Seminar, April 4: Ray Huffaker
Title: Empirical Nonlinear Dynamics: Reconstructing the Dynamics of Real-World Systems from Available Data
Thursday, April 4 at 12.50 pm in LIT 368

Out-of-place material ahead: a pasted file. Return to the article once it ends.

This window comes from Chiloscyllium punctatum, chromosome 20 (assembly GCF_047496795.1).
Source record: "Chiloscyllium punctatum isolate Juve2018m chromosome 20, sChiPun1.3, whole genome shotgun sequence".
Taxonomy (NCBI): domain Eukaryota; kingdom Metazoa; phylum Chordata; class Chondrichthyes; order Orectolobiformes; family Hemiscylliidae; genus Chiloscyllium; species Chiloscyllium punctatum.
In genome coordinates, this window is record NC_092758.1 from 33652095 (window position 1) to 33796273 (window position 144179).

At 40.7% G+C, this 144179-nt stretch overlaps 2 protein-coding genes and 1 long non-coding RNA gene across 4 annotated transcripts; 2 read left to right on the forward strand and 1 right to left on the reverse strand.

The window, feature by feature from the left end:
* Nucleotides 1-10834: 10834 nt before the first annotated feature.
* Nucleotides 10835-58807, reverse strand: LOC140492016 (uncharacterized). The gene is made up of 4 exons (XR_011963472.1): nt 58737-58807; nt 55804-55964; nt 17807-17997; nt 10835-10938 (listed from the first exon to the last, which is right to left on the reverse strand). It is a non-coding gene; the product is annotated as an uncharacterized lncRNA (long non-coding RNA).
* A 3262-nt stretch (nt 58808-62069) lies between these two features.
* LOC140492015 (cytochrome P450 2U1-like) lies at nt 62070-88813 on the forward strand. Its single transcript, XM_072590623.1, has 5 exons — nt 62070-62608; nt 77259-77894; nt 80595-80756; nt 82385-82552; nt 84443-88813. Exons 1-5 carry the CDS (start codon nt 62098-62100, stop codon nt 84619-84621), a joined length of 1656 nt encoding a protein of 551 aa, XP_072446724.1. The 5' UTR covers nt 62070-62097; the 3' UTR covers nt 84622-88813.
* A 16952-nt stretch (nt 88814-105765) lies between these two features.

Abstract : This seminar presents an empirical dynamics approach that permits available data to ‘speak first’ regarding the nature of real-world processes generating them, and thus provides valuable guidance for subsequent modeling. This data-driven approach is compatible with the classic scientific method in which “[scientists] are presented with observations and asked to build theories…to go backward, to solve for [the system] that made them” (Ellenberg, J. (2015), How Not to Be Wrong: The Power of Mathematical Thinking, Penguin Books). The discipline of nonlinear dynamics has mathematically solved the backward problem of reconstructing system dynamics from observed output when system equations are unknown. Nonlinear Time Series Analysis (NLTS) applies these results to empirically reconstruct system dynamics from observed time series records given that the true nature of real-world dynamic systems are largely unknown. We can use reconstructed dynamics to distinguish whether observed volatility in records is most likely generated exogenously by random shocks to stable (self-correcting) systems, or endogenously by deterministic nonlinear behavior of unstable (non-self-correcting) systems. We can further detect whether reconstructed deterministic dynamics are dissipative (meaning that the long-term evolution of system dynamics is bounded within a subset of phase space)—a valuable dimension-reducing property in modeling. If so, long-term system dynamics can be modeled with relatively few degrees of freedom—regardless of the complexity or dimensionality of the original system. Finally, we can use reconstructed low-dimensional dynamics to rigorously map out, and measure the impact of, conjectured system drivers. The seminar will focus on several examples of research applying the NLTS approach to real-world economic and environmental problems.